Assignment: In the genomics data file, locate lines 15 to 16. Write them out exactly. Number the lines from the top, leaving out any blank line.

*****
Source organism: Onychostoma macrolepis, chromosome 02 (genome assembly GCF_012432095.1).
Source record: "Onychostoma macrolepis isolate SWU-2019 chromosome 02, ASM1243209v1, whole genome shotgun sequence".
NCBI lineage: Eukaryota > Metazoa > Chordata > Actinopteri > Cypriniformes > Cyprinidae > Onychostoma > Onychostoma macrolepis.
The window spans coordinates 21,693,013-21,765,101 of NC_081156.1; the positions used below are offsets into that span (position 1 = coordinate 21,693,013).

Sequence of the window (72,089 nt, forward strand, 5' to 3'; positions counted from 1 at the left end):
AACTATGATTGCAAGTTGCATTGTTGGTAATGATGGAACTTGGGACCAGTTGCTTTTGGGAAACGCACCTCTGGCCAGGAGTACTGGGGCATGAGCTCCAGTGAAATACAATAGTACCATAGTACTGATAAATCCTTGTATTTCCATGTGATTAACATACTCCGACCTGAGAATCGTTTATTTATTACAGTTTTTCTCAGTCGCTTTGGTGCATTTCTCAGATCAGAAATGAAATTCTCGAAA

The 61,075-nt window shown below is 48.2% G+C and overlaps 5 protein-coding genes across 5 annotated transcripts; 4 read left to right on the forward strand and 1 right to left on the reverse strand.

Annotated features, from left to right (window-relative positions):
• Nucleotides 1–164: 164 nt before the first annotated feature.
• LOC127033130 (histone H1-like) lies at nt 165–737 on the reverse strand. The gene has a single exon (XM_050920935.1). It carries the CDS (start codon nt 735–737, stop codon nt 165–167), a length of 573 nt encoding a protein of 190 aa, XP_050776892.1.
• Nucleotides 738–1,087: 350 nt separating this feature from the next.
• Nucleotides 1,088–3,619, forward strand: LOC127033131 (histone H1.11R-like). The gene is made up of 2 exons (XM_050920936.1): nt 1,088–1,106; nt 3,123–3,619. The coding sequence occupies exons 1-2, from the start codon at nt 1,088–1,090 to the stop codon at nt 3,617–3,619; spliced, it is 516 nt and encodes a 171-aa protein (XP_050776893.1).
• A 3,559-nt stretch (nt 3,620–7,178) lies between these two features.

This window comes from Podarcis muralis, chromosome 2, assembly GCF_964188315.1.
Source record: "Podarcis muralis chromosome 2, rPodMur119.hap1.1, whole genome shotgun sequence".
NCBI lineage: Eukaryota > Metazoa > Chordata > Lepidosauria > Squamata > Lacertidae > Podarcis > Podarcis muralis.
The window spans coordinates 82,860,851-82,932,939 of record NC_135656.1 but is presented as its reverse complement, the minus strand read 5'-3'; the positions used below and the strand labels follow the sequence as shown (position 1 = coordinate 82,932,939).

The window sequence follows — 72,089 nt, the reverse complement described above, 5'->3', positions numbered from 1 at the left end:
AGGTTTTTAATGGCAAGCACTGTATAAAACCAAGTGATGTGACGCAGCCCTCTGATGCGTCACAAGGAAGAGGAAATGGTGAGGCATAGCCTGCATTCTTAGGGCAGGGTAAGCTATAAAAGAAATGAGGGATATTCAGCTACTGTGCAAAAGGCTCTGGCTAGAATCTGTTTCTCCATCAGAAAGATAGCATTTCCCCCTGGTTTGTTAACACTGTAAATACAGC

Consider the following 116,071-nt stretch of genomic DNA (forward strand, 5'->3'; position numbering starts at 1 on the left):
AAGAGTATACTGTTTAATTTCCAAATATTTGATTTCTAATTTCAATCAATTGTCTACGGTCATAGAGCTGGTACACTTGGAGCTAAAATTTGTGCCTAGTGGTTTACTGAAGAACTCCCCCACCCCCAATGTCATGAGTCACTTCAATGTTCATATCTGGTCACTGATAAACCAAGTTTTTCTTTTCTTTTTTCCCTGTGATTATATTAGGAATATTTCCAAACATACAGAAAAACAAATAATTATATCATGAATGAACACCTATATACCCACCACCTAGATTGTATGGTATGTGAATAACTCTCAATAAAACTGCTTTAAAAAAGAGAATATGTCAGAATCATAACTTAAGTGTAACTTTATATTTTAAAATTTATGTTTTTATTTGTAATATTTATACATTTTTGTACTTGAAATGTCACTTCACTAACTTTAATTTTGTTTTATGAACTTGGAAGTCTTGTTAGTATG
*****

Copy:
Source record: "Podarcis muralis chromosome 2, rPodMur119.hap1.1, whole genome shotgun sequence".
NCBI lineage: Eukaryota > Metazoa > Chordata > Lepidosauria > Squamata > Lacertidae > Podarcis > Podarcis muralis.